Hiccup, the clever boy who brokered peace between Vikings and dragons in 2010's CG-animated hit How to Train Your Dragon , is poised to enter…
Credit: Dreamworks Animation

Here’s an interesting conundrum: This weekend we have two sequels opening wide — 22 Jump Street and How to Train Your Dragon 2. Both of the first films did well critically and at the box office, and both sequels are pretty much guaranteed a terrific debut and a healthy life thanks to the enormously positive reviews. They’re even tracking similarly, with analysts predicting openings in the $50 million to $60 million range.

But, in this box office horse race, there has to be a winner, even if in this case second place isn’t going to be bad. At all. We could be lame and call it a tie, but what would be the point of that?

Here’s how things might play out:

1. How to Train Your Dragon 2 — $55 million

After a number of box office disappointments, including Mr. Peabody & Sherman, DreamWorks Animation is bound to finally have another hit on their hands with How to Train Your Dragon 2. The first film opened to $43 million in 2010 and went on to gross $494.9 million worldwide. Twentieth Century Fox is distributing the PG-rated sequel, which analysts say could open in the $60 million range. Critics love it too. It currently has a fantastic 93 percent on Rotten Tomatoes. EW’s Joe McGovern gave it a B, writing: “While the original movie benefited from narrative simplicity and an admirable lack of villains, this one paints the screen with too many characters and frequent diversions from the main story, but nevertheless serves up a bountiful and sugary feast for the 3-D-bespectacled eyes.” The pic also opens in 20 international markets this weekend.

2. 22 Jump Street — $50 million

Phil Lord and Chris Miller proved the skeptics wrong when they released their fresh, irreverent, and surprisingly brilliant take on the ’80s sitcom in 2012. The $42 million film went on to gross $201.6 million worldwide. Then they did the seemingly impossible again by creating something great out of a flimsy conceit in The Lego Movie. Needless to say, there’s a lot of goodwill for Lord and Miller going into 22 Jump Street, which reunites officers Schmidt (Jonah Hill) and Jenko (Channing Tatum) and sends them off on an undercover mission at a college. It’s tested higher than any other R-rated comedy in Sony’s history, and critics are on board too, considering its 86 percent Rotten Tomatoes score. EW’s Chris Nashawaty wasn’t as high on the sequel. In his B- review, he writes: “If you loved 21 Jump Street, you’re in luck: The sequel, 22 Jump Street, is the exact same movie. Since the first film was such a fast and fizzy buddy-cop bromance, that’s not the worst news in the world. But it is a bit of a disappointment.” Analysts are predicting a $45 million to $50 million opening weekend for the pic, which will be playing in 3,300 locations in North America.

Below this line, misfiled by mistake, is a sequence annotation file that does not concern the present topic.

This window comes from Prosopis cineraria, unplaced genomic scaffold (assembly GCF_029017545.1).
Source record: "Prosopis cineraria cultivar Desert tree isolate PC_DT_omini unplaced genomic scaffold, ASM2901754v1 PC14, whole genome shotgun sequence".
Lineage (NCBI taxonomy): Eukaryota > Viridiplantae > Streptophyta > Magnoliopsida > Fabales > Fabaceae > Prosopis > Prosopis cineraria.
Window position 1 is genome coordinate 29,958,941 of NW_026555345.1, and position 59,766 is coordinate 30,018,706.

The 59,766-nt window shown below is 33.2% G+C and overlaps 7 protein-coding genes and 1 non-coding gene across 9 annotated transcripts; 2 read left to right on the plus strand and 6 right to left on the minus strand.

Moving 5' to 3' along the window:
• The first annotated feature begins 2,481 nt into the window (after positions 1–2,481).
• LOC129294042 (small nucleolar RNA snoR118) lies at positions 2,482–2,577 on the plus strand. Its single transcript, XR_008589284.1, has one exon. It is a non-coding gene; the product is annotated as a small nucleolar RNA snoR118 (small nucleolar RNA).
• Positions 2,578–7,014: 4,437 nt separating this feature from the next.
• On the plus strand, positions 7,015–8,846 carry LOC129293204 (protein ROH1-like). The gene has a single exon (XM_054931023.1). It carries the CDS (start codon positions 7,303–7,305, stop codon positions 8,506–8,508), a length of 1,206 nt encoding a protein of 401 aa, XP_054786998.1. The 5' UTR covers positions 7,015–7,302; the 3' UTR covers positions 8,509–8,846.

3. The Fault in Our Stars — $20 million

After a stunning debut last weekend, Fox’s $12 million adaptation should see a significant fall — perhaps in the 60 percent range. Devoted fans of the book all likely turned out for opening weekend, so it’ll be interesting to see how word-of-mouth plays into the lifetime earnings of this one.

4. Maleficent — $16 million

Disney’s revisionist fairy tale has earned more than $140.9 million domestically, as of June 11. As it enters its third weekend in theaters, the Angelina Jolie-starrer will probably drop more than 55 percent, thanks in part to increased competition in the family space from How to Train Your Dragon 2.

5. Edge of Tomorrow — $14 million

Warner Bros.’ $178 million Tom Cruise action pic is destined for a fall in the 50 percent range. Though it’s only racked up $38.2 million domestically so far, this is one of those movies that is going to earn its keep at the foreign box office. As of June 8, it had already made $111 million internationally, with $25.7 million of that coming from China.

Check back in this weekend for estimates and analysis.

22 Jump Street
  • Movie
  • 112 minutes